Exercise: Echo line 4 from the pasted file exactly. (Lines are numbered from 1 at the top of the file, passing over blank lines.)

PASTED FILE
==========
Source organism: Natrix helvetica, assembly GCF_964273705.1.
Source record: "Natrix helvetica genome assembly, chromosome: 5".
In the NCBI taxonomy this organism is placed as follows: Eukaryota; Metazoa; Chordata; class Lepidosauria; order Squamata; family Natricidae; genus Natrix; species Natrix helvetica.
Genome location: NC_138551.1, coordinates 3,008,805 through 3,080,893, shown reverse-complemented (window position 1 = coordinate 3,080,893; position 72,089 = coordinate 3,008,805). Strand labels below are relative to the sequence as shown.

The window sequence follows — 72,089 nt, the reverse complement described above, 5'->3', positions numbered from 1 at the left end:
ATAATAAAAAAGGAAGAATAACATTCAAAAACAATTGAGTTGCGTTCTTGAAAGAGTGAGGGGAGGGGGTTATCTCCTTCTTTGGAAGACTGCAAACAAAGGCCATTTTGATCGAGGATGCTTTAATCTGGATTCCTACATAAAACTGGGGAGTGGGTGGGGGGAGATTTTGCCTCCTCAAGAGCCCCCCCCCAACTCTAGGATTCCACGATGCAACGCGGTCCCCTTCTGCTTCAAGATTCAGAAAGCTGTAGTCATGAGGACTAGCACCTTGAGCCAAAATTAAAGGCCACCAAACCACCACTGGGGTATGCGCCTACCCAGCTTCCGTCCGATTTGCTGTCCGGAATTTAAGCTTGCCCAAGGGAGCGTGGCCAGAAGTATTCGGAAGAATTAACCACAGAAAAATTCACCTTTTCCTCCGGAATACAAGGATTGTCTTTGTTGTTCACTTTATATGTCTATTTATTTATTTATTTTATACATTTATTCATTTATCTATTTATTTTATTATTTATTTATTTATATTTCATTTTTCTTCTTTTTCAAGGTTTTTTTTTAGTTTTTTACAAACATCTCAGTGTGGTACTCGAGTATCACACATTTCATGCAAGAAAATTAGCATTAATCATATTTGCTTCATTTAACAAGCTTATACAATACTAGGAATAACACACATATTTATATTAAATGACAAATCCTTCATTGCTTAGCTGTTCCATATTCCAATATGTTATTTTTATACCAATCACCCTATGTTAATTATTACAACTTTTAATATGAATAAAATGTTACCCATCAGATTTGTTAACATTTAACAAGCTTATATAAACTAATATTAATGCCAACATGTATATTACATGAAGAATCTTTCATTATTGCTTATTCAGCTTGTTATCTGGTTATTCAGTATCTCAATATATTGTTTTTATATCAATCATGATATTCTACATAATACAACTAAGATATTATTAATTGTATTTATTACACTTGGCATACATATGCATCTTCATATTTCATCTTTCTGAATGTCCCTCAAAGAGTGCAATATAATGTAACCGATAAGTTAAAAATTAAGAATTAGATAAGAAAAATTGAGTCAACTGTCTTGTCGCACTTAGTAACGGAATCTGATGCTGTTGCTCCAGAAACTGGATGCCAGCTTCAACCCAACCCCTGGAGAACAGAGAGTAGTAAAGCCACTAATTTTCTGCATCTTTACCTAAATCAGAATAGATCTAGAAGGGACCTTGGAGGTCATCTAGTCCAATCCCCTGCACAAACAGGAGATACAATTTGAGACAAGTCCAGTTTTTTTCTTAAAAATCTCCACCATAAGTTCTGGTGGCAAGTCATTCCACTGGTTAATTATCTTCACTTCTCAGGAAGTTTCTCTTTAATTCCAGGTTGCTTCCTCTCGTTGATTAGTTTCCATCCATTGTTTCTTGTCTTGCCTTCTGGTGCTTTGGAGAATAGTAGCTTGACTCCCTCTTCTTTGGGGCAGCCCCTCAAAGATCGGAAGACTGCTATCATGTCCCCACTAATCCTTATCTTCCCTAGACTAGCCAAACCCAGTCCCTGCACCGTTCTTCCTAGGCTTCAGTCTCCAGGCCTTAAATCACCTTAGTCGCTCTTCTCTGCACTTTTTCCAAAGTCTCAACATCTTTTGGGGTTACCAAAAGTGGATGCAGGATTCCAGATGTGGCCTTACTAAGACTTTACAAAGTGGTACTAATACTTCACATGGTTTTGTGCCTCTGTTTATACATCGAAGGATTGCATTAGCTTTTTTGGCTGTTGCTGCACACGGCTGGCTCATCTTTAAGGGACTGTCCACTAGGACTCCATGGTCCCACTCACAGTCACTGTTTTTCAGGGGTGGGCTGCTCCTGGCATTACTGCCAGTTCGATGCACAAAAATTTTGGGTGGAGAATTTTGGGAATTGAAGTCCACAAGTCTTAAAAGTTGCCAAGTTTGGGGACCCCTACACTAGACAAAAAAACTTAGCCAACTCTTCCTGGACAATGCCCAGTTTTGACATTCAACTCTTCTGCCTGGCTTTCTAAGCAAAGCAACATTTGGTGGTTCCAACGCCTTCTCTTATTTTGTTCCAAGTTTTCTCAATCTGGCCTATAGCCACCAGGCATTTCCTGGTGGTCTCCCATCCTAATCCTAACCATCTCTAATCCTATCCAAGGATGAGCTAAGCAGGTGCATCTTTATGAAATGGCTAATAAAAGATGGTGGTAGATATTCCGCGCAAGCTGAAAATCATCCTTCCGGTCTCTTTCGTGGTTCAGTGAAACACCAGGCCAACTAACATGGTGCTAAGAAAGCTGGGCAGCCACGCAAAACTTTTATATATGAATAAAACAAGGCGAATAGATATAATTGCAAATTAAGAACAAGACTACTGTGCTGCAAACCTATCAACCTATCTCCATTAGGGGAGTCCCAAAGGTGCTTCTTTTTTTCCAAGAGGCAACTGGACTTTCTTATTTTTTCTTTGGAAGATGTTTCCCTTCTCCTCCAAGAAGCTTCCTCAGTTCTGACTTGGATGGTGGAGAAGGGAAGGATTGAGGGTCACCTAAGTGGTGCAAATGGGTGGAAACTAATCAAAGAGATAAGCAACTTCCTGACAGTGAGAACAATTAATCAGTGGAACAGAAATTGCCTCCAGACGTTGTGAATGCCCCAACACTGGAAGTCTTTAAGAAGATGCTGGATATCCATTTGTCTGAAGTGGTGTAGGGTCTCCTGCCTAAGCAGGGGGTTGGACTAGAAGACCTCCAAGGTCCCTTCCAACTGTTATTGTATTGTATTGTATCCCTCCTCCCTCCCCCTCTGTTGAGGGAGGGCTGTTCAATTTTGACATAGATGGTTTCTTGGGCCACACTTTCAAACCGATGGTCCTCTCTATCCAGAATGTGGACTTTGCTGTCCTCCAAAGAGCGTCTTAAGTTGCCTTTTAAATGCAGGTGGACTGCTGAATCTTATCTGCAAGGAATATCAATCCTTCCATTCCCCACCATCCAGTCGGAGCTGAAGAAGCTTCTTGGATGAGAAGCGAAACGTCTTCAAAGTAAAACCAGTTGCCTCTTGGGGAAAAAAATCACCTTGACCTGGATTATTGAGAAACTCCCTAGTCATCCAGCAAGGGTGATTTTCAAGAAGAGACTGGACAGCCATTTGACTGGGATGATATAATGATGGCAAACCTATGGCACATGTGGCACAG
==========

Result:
Genome location: NC_138551.1, coordinates 3,008,805 through 3,080,893, shown reverse-complemented (window position 1 = coordinate 3,080,893; position 72,089 = coordinate 3,008,805). Strand labels below are relative to the sequence as shown.